Traditions from the past and a preview of what's next were part of a groundbreaking ceremony in the South Okanagan on Friday.
Dignitaries, Osoyoos Indian Band members and RCMP officers were all on hand for the event at the site of the new Okanagan Correctional Centre.
"This is a very exciting day for this entire region," said Boundary-Similkameen MLA Linda Larson. "We are just thrilled about this project."
The groundbreaking at the OIB site north of Oliver kicked off with band members on horseback and drummers leading dignitaries up to the podium.
Those gathered were treated to a smudging ceremony, held to remove any negative energy that might be present.
Speakers then touched on the effort it took to make the correctional facility a reality and what it will bring to the South Okanagan.
"The Okanagan Correctional Centre reflects our government's commitment to enhance public safety," said Attorney General and Minister of Justice Suzanne Anton. "This state of the art correctional centre will create 1,000 direct and indirect jobs during construction and 240 full-time, family supporting correctional jobs once operational. These jobs will have positive spinoffs throughout the economy, such as local coffee shops, businesses and service providers, which will also reap the benefits."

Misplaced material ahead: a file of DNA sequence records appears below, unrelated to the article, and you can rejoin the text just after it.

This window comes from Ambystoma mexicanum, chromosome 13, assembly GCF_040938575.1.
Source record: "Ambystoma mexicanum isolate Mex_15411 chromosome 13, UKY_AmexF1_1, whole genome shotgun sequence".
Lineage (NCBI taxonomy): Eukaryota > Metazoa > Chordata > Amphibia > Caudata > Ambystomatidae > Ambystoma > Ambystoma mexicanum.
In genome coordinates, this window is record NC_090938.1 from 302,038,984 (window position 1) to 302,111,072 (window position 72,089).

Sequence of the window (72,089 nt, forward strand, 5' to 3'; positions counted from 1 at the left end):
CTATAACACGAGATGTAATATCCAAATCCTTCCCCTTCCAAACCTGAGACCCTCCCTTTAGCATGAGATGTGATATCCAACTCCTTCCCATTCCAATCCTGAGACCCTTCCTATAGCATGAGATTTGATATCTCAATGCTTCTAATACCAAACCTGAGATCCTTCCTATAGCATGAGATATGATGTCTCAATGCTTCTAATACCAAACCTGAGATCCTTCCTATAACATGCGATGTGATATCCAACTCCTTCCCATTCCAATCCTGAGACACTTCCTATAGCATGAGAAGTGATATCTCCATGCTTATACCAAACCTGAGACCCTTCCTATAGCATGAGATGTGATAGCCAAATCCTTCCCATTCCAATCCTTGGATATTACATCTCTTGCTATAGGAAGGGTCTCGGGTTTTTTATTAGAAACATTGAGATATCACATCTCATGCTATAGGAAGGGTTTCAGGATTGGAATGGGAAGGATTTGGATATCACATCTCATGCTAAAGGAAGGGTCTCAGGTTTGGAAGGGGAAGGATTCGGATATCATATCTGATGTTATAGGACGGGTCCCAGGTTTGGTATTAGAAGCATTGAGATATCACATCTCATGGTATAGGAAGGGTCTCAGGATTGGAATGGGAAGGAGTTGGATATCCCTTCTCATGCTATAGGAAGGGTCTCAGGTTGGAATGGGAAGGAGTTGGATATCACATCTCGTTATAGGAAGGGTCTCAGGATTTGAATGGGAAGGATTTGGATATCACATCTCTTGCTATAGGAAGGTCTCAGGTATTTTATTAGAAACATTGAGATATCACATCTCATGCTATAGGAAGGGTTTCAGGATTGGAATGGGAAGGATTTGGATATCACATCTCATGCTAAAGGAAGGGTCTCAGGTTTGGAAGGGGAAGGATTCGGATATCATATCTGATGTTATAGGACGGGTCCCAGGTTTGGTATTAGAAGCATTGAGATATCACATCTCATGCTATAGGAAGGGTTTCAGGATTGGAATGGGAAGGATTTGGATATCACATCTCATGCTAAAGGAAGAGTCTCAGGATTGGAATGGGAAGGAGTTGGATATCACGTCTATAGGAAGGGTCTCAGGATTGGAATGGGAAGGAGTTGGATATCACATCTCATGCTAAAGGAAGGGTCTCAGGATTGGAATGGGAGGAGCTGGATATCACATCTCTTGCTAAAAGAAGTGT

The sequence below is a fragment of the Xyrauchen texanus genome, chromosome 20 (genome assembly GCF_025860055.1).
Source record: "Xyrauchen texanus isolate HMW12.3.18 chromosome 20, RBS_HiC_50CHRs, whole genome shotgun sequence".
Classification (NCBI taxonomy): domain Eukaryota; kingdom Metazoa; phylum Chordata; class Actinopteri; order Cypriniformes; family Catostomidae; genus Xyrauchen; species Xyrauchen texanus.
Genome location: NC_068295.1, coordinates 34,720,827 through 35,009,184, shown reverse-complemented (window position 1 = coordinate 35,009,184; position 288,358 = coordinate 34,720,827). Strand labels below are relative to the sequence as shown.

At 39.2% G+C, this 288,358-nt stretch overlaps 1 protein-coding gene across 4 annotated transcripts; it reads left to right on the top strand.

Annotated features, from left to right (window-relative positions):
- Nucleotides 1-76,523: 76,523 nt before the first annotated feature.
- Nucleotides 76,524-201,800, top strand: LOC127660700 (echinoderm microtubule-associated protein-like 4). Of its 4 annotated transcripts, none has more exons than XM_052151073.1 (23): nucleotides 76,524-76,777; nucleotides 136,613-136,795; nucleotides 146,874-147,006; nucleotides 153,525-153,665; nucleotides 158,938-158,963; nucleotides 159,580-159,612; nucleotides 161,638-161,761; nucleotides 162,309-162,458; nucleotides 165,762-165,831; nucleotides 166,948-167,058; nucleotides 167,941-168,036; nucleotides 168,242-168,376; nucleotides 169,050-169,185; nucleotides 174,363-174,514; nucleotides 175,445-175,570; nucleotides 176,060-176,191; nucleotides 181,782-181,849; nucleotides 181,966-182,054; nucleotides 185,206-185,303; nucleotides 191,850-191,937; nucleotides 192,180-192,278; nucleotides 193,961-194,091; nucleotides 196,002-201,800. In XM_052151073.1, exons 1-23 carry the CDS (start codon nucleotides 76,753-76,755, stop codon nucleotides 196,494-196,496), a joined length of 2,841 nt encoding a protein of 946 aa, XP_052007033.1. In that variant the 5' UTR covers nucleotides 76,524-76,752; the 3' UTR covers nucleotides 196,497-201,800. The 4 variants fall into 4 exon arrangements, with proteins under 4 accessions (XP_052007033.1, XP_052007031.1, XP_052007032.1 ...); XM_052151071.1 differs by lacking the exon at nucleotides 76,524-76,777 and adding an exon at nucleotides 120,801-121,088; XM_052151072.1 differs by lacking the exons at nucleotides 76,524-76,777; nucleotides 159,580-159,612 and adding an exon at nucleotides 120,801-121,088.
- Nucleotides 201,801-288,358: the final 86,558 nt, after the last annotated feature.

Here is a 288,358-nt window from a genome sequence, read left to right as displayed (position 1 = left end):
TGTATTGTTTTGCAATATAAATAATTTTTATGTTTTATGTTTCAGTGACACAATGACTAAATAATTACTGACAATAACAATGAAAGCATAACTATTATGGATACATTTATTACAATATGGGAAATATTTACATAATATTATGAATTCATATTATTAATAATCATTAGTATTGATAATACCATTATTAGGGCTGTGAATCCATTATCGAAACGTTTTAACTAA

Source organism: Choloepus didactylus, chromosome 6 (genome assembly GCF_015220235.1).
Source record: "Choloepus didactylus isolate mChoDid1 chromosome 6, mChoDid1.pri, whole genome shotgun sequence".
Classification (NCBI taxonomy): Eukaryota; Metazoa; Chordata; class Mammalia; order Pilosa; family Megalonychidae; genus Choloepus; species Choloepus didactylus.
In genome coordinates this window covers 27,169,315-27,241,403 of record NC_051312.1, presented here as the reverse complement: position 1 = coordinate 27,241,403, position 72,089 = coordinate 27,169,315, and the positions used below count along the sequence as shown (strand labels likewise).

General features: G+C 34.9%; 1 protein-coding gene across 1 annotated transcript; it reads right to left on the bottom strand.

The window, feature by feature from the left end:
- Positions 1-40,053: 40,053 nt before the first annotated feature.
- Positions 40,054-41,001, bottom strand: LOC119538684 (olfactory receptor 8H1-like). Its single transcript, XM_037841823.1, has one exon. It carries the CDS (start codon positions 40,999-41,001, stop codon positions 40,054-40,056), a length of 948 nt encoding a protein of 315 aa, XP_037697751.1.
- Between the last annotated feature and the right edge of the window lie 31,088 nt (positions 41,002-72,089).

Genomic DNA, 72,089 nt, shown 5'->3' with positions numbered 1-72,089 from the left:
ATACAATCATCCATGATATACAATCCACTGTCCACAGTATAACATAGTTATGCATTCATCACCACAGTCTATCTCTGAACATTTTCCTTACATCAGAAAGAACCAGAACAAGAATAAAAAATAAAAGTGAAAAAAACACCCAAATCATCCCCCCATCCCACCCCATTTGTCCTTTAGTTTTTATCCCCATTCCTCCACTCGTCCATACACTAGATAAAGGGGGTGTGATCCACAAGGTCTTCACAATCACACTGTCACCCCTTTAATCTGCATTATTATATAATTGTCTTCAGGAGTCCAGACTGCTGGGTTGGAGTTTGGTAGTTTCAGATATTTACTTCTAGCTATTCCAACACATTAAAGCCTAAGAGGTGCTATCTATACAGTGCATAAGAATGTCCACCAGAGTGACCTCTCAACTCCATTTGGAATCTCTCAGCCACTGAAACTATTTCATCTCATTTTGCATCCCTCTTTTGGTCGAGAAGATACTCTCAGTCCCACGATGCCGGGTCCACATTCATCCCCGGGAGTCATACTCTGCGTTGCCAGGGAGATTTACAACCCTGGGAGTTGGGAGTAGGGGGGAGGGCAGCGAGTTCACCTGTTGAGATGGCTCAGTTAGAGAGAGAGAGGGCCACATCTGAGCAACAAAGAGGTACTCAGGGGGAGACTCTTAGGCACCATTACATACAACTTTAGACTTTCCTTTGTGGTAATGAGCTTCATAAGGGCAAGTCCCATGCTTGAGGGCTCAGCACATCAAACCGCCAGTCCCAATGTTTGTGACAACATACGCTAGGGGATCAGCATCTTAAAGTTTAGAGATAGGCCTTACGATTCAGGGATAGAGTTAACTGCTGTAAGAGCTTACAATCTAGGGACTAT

OIB Chief Clarence Louie thanked the local mayors, MLAs and others in attendance.
He commented on the fact the contract to build the OCC on OIB land is the first such partnership between the province and a First Nation in BC.
And he stressed that he wanted to do something special for the aboriginal offenders, inviting those who have worked in the legal system and restorative justice to address the crowd.
"After many years of negotiations and planning it is good to witness the groundbreaking of this very important project for our region," he said. "This project will bring many jobs during and after construction."
Workers have been on the 36 acre site since early spring to protect the local habitat and prepare the site for major construction activities, expected to commence this August.
With 11 living units and 378 cells, the OCC is expected to more than double corrections capacity in the region.
It will offer programming based on individual risk and needs assessments.
Programs that are centred on reducing reoffending, such as violent prevention and relationship skills, substance abuse management and educational and vocational programs will be provided.
The project is scheduled for completion in the fall of 2016.